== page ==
ONCE UNCONVENTIONAL “Mary Cassatt at the Louvre,” by Edgar Degas.
The work of Edgar Degas has been getting much attention from museums in the past few years. There have been major shows in the UK, recently in Boston, in Washington DC, and many other cities. "Degas: The Private Impressionist" at the Portland Museum of Art gives us a look at some of some of his works on paper and a few photographs, plus works by his circle of friends and a few artists who looked directly to him for inspiration.
Degas was the best draftsman in the Impressionist group. His hero was Ingres, and it would be an interesting competition to assess who had the better hand. They were on different sides of a conceptual continental divide, but drawing is drawing, and they were both really good at it.
In the technical sense Degas wasn't really an Impressionist — he had no interest in ideas about the reality of light and shadow like Monet and Pissarro, and scoffed at painting outdoors. He disliked the title, but he was publicly associated with the group and exhibited with them. His personal relationships with the rest of the group were complicated and uneven, and rendered more difficult in later years by his adamant stance on the wrong side of the Dreyfus affair.
He was radical in his own way. At a time when the French art establishment valued classical or historical scenes, Degas painted launderettes, domestic scenes, horses in action, prostitutes, and dancers, using a viewpoint that looks ordinary today but was unsettlingly unconventional then. His choice of views and subject drew the ire of critics and academicians, but now are admired and emulated.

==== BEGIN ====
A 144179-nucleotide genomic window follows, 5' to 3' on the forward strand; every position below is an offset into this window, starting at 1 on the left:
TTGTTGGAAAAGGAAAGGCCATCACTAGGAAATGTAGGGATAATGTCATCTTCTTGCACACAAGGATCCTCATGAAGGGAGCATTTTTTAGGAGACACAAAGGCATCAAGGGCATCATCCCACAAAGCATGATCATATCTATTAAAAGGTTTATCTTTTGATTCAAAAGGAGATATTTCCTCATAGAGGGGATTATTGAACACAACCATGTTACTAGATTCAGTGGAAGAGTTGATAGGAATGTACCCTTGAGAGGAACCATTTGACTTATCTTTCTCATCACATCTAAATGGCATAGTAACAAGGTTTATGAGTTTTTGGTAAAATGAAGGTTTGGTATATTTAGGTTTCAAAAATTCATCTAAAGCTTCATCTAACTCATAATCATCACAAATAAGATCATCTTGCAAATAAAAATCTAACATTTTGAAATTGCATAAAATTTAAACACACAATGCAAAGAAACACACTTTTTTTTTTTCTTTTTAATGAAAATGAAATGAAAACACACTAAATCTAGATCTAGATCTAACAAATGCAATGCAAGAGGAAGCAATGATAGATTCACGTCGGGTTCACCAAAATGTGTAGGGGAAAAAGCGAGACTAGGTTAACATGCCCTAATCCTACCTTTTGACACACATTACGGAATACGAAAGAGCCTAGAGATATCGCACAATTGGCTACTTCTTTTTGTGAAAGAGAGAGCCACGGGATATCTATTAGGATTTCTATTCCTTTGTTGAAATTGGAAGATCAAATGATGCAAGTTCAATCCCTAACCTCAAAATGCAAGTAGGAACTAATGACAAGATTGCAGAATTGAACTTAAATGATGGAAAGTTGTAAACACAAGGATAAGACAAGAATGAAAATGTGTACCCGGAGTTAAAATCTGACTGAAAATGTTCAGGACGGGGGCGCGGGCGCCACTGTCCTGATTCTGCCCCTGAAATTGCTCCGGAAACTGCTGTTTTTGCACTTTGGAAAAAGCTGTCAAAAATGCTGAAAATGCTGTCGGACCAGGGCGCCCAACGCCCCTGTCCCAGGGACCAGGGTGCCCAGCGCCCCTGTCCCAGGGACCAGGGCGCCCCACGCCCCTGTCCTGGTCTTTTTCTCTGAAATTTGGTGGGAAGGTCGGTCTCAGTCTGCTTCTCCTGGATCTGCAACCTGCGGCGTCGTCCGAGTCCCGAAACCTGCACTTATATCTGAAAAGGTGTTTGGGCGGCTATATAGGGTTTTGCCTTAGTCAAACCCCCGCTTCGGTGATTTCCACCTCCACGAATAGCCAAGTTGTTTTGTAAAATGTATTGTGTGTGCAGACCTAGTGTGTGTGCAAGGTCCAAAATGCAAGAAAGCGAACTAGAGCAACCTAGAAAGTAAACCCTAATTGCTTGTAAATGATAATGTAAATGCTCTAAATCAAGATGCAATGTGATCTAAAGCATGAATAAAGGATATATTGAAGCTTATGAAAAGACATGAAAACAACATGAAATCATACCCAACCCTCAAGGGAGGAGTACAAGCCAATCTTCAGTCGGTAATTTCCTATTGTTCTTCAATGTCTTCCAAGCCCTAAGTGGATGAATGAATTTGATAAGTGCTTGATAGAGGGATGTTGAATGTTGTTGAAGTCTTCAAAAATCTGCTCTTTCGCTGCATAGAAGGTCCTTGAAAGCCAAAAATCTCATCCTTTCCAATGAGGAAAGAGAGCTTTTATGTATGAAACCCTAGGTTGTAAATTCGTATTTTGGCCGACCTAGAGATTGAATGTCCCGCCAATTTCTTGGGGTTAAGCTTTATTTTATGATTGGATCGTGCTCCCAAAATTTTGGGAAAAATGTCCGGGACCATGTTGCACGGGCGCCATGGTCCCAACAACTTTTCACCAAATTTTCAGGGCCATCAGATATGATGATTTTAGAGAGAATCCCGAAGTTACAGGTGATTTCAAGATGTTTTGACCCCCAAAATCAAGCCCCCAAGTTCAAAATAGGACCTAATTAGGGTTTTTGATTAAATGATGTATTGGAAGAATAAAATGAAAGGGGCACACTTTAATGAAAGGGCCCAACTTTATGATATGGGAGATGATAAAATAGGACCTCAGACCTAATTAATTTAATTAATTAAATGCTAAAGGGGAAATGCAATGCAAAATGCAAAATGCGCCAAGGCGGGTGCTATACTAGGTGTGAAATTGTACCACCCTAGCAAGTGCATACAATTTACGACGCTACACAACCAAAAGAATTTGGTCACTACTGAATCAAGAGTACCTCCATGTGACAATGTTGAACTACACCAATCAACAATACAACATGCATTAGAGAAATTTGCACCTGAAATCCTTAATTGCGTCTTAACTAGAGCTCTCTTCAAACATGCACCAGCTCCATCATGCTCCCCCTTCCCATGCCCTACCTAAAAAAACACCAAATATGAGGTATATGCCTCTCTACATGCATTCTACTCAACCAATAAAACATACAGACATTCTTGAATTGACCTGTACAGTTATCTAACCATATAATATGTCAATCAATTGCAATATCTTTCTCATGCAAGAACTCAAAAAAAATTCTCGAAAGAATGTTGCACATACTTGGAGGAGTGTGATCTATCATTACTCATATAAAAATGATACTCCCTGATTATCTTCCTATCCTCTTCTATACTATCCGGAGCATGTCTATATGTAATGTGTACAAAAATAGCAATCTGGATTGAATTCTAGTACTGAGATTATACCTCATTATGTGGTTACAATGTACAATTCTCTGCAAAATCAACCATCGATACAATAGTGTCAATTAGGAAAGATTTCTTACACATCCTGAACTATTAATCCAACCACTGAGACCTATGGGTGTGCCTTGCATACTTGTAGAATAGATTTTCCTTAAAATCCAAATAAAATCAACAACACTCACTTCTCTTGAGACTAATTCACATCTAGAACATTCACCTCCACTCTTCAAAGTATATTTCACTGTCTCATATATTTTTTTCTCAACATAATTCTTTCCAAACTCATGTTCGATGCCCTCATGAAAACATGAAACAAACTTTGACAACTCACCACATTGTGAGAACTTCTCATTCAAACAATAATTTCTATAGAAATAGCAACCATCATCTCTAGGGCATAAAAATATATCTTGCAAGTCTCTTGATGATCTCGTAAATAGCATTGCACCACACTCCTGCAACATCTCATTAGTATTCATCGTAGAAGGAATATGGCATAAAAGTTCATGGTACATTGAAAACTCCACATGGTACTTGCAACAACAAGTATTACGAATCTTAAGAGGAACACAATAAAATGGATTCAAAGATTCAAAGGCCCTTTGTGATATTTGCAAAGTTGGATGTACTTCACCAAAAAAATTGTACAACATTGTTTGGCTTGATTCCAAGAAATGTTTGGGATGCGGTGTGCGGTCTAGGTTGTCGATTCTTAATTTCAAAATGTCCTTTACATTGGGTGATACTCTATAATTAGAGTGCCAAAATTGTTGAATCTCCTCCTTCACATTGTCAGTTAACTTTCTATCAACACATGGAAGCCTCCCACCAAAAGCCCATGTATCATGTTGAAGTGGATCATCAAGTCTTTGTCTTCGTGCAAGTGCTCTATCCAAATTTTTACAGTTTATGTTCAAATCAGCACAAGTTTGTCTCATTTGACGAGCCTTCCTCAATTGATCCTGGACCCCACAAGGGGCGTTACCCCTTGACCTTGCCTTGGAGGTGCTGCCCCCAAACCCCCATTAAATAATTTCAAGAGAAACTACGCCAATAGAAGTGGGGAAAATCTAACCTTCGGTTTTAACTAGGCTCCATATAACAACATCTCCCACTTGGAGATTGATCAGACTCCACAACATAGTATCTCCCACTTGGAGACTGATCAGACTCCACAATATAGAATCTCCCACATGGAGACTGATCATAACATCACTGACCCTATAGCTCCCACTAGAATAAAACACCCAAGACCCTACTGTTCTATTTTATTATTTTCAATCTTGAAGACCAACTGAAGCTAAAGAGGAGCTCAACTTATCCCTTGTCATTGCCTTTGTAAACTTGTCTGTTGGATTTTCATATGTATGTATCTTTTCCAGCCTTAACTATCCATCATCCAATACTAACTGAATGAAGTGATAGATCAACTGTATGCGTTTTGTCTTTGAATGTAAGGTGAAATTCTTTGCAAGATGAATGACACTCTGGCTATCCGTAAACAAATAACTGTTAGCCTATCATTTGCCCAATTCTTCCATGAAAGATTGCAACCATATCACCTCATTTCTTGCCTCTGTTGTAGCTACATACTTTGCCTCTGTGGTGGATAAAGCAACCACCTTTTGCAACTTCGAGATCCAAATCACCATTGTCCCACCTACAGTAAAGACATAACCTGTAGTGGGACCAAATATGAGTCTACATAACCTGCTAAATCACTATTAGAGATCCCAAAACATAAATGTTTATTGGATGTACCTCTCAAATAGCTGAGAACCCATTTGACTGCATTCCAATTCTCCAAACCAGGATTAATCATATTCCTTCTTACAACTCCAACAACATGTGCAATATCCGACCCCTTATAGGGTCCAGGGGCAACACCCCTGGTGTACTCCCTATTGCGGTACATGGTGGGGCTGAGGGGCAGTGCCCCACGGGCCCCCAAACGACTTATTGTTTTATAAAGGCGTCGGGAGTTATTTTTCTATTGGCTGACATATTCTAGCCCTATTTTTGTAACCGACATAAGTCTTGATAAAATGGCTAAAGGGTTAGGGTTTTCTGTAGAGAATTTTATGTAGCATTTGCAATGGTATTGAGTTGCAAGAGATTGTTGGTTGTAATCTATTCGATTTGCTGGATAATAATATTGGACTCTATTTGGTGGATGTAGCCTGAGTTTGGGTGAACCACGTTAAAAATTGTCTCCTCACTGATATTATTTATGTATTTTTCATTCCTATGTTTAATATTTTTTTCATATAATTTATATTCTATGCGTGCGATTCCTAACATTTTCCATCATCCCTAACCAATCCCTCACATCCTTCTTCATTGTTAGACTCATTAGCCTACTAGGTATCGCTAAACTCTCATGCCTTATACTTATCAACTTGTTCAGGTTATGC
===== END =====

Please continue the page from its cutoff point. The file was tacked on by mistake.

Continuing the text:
Consider one of the handful of masterpieces in the show, the etching "Mary Cassatt at the Louvre: The Paintings Gallery"' We see two women, one from behind, probably Cassatt, who leans on her umbrella as she looks at the paintings. Another woman is seated holding a book, perhaps a companion. We are looking through a doorway or from around a corner, with the scene bordered by a wall or doorframe along the left edge. The posture of each of the two figures expresses much about their mood — one deeply engaged, the other inattentive. There's very little detail in the images of the women, but their attitudes are clear.
This version is accompanied by an earlier version, printed from a canceled plate. We can see that Degas was unsatisfied with this earlier one. In the later, better version he added the slightly hidden quality to give it a sense of a private moment. Again and again throughout his body of work, we find ourselves witnesses to privacy. It was Degas's creation of a theater of personal events that Proust (a perceptive art critic) described in one of his passages about his fictional painter Elstir, who was a composite of Degas, Whistler, Monet, and Turner, all of whom, along with Cézanne, Proust himself, and a few others, were the progenitors of central ideas of modernism.